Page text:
Artificer George L. Peet arrived aboard the Alliance on September 1, 1898, a member of the New York Infantry Volunteers, Company G, 1st Regiment. His letters home were auctioned by Herman Herst on February 16, 1961, who told a poignant story. Herst auctioned eleven Peet related covers, those from Peet himself handpainted by Peet's father. Two covers were from Honolulu, one postmarked September 12, 1898, and the other on September 22. Peet wrote of camp life, swimming in the ocean and his hope to be home for Christmas dinner. His second letter told he was sick and mentioned those in the hospital with measles or fever. Other letters in the correspondence auctioned by Herst tracked Peet to the Army Hospital at Fort Logan, Colorado and the last is from the Post Chaplain telling of Peet's death.

Hono 12Sep98 Peet
Hono 22Sep98 Peet

The Ballot

Hono 9Nov98 bal

Postmarked November 9, 1898 and franked with the United States 2 (US Scott No. 267) and 4 Trans-Mississippi (US Scott No. 287) for a triple weight ballot envelope.

Camp Otis

An expedition arrived aboard Arizona on August 27, 1898, but when Arizona proceeded to Manila, many soldiers were left in Honolulu to await Arizona's return. These soldiers encamped inside the racetrack at Kapiolani Park and it was dubbed Camp Otis. The camp consisted of parts of the Third Artillery, a Tenth Pennsylvania Regiment and detachments of volunteer recruits for the First Colorado, First Nebraska and other regiments whose main groups had proceeded to Manila. Arizona returned and Camp Otis was abandoned on November 7, when the troops went aboard. All of the mail I have seen from Camp Otis is carefully endorsed with proper signature.

Hono 8Sep98 Otis

Camp Otis letter from a member of the First Nebraska, postmarked September 8, 1898.

Camp Waiakea

Hilo invited the military to establish a camp near it on the Big Island. Companies K and M of the First New York went on what the local paper called "a pleasure trip . . . a sort of private enterprise with official endorsement as the Military authorities have authorized a portion of the expense." The two Companies left Honolulu on November 8, 1898. While in Hilo, they made a visit to nearby Kilauea Volcano and returned to Honolulu on November 25. Two covers from that expedition are listed.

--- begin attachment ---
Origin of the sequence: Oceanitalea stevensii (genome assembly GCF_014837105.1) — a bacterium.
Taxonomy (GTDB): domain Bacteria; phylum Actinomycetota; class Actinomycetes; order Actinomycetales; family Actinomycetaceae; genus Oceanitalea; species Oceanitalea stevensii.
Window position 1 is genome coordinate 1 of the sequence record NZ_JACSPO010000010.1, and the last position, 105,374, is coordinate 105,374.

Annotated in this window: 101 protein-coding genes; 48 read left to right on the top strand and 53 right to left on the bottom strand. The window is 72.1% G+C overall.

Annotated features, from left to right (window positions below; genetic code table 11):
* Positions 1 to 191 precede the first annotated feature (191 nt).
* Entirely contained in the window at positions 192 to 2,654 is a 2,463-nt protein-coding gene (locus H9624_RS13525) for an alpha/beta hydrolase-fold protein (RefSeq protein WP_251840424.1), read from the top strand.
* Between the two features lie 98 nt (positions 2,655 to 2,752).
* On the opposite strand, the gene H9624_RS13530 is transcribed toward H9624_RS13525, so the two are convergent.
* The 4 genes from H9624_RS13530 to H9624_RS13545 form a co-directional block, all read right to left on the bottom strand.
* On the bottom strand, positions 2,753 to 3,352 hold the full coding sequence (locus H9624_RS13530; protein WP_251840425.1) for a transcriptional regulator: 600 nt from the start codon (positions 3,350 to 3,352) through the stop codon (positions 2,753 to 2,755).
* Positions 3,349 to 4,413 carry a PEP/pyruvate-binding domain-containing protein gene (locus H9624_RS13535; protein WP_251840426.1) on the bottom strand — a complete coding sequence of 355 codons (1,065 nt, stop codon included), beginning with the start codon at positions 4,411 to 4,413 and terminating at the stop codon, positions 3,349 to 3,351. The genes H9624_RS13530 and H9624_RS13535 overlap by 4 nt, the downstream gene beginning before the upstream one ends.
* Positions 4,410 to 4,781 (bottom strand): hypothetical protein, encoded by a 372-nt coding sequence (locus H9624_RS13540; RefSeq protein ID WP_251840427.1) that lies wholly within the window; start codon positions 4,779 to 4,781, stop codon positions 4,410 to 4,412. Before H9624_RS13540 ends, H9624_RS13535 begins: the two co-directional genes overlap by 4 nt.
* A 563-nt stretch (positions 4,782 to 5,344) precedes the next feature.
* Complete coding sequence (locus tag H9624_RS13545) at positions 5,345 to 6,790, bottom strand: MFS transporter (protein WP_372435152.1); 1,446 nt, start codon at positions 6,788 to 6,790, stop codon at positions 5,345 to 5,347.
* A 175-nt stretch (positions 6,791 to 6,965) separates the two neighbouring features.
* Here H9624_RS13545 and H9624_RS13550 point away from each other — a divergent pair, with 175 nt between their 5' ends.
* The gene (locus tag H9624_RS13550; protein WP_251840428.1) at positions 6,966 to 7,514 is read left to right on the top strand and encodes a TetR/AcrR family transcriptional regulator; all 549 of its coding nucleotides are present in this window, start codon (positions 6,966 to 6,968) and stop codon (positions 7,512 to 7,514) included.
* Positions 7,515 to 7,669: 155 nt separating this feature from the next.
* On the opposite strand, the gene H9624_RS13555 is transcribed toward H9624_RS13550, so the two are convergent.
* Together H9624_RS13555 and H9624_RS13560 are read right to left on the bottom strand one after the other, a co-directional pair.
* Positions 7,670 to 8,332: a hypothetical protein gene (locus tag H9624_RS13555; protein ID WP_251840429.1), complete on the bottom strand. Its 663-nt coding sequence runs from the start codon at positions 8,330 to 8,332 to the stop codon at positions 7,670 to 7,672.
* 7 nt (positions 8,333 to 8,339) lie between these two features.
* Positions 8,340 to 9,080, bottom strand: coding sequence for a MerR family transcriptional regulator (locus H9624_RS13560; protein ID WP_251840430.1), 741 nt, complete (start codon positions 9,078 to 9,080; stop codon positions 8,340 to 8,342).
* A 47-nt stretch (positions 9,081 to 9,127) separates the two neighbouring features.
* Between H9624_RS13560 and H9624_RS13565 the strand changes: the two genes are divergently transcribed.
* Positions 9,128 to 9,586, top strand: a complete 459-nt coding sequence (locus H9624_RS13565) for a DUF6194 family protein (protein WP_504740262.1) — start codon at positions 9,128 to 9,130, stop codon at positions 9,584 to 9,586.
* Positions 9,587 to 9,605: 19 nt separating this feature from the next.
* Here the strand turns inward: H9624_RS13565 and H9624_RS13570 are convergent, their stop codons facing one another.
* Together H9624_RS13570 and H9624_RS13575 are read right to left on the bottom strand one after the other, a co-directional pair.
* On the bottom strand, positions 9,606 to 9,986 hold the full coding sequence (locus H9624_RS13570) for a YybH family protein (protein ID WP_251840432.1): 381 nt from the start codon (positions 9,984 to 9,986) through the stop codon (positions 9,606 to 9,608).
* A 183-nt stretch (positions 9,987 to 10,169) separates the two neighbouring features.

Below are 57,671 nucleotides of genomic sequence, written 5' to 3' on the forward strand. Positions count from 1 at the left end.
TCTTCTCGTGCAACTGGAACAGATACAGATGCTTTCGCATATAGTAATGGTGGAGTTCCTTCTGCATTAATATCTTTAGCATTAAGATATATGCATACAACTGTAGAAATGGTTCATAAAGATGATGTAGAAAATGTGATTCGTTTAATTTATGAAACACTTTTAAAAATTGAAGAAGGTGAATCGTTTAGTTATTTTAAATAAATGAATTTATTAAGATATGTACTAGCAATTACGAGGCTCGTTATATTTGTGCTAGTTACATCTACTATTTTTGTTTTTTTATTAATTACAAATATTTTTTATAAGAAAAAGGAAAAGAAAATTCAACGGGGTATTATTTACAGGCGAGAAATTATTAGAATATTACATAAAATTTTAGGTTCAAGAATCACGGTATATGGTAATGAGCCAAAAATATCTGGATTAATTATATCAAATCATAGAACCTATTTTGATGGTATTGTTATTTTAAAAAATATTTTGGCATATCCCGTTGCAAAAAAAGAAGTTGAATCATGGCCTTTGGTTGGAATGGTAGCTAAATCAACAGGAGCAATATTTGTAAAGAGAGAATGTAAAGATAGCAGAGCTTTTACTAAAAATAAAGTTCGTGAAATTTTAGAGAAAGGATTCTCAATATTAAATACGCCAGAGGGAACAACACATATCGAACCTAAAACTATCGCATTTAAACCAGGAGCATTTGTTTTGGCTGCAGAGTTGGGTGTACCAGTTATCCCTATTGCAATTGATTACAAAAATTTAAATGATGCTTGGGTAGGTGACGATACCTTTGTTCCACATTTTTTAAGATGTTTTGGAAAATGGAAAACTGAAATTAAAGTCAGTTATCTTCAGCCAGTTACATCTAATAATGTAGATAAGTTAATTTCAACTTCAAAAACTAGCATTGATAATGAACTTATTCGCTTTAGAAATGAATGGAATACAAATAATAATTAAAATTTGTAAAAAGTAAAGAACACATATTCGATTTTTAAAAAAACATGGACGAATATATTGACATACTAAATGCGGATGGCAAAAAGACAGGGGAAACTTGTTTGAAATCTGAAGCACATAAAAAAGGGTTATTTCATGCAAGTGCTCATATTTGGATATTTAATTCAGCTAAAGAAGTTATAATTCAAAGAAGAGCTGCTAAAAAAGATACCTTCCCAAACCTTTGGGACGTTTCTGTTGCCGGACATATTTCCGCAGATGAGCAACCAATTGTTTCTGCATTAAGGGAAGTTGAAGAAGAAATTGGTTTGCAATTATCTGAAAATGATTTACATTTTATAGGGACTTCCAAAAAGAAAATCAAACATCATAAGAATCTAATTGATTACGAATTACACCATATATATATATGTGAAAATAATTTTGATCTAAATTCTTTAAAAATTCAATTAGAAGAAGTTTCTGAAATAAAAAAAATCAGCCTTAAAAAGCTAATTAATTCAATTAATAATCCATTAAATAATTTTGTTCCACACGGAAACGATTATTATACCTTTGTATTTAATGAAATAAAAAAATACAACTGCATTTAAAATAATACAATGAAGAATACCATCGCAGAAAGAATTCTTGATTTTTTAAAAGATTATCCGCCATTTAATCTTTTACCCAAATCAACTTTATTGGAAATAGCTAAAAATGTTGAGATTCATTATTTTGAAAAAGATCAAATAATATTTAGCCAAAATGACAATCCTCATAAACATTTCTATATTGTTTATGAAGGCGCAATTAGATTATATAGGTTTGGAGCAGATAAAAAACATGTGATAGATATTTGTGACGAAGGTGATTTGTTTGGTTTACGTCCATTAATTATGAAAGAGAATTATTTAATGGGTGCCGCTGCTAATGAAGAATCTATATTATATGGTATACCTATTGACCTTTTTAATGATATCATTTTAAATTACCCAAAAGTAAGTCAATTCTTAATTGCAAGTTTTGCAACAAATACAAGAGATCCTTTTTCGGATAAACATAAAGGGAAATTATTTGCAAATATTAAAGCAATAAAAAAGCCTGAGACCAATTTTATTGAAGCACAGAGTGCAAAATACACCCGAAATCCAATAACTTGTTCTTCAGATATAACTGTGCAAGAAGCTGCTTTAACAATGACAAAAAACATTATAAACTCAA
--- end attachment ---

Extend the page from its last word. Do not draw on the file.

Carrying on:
Hono 20Nov98 waiakea

Sent from a soldier during the excursion to Kilauea Volcano from Camp Waiakea. Postmarked November 18, 1898 at Volcano House and on the back at Hilo on the same day and Honolulu on November 20. Treated as a soldier letter despite the inadequate endorsement.

Garrison Mail After December 10, 1898

Once the New York Infantry left on December 10, 1898, the volume of soldier mail decreased substantially. Mail can be found from the Engineers and from members of the Sixth Artillery once they replaced the Engineers.

Hono 17Mar99 dom

This cover was sent to rather than from a member of the Engineers on March 17, 1899. The Government Survey was a branch of the Republic of Hawaii. Very little domestic mail to or from the soldiers is known.

Hono 9Jun99

An underpaid soldier letter from a member of the Sixth Artillery, postmarked June 9, 1899.

Hono 25May00

Postmarked May 25, 1900 from a member of the Sixth Artillery. This cover is clipped to allow fumigation at the end of the bubonic plague epidemic in Hawaii. In fact the fumigation order was suspended April 30, but many people continued to clip their letters in the event a new case of the plague was discovered and fumigation was again ordered before the letter got away. This cover is the latest date recorded so far for soldier mail from Hawaii prior to the establishment of the Territory.